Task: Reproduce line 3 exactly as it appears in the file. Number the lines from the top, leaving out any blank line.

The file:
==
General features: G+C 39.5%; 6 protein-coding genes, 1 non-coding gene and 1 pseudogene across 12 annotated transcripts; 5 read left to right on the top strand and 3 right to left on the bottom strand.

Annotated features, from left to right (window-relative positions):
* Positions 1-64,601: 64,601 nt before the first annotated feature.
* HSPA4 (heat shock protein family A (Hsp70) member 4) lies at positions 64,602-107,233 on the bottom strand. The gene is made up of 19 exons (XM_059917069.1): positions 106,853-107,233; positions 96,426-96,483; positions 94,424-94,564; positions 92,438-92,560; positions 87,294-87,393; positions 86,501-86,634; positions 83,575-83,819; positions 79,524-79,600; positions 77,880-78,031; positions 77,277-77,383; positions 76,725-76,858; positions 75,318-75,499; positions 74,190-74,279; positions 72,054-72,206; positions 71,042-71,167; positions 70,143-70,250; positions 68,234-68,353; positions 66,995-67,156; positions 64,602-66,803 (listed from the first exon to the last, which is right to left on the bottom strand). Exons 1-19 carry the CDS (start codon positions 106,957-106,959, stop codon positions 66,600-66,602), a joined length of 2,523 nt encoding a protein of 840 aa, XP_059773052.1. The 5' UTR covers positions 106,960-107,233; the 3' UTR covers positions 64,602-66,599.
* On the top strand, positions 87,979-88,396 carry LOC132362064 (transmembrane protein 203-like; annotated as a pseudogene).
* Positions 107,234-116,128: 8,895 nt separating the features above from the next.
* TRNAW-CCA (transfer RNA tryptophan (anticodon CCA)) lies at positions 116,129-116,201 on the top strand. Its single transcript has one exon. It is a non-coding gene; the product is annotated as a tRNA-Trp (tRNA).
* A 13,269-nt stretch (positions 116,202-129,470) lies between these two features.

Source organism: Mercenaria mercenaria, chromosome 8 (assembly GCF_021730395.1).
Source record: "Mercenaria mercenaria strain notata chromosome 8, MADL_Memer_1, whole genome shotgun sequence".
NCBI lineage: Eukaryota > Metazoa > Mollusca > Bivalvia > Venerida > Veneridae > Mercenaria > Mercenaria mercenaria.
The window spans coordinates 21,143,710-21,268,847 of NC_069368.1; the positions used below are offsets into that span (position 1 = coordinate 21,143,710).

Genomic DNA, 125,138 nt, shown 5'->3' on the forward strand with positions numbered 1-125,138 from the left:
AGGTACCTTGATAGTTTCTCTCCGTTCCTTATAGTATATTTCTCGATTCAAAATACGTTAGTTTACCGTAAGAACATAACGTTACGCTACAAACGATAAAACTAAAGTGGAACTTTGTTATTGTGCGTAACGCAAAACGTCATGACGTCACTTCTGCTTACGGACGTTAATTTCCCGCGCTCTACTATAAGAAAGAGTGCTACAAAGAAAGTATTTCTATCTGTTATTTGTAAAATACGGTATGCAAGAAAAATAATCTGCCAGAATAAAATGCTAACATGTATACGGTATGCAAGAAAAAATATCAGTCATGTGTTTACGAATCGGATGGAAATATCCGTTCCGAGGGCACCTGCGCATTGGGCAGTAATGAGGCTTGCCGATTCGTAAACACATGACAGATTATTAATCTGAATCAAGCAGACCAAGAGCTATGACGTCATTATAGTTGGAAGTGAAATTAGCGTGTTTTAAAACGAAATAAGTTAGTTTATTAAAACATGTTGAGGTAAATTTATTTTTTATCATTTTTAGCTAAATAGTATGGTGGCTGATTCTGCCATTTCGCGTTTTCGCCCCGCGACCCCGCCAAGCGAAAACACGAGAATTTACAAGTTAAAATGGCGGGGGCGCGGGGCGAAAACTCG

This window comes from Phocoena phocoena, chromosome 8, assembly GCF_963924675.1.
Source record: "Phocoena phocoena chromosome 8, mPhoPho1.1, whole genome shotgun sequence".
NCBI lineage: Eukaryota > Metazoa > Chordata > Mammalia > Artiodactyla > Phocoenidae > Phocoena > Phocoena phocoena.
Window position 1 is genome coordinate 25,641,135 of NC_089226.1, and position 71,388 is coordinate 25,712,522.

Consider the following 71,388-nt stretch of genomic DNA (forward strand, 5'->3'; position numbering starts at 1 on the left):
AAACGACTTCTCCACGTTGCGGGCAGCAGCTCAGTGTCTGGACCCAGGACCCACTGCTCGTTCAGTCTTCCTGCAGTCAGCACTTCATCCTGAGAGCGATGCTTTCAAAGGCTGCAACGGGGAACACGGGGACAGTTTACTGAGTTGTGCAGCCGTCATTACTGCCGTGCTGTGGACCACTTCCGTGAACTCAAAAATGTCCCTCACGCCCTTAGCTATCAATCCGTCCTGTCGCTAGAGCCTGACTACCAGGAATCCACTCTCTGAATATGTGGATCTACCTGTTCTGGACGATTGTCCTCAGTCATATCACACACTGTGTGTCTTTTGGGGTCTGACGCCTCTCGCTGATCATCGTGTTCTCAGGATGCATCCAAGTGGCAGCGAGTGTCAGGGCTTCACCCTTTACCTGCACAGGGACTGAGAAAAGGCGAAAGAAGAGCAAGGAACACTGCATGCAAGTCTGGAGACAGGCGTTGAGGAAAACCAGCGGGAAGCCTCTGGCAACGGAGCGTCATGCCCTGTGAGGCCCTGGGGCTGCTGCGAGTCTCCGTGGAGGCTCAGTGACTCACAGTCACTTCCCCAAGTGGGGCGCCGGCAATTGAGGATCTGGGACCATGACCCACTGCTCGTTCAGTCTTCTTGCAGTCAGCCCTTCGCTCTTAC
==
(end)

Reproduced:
* Positions 1-64,601: 64,601 nt before the first annotated feature.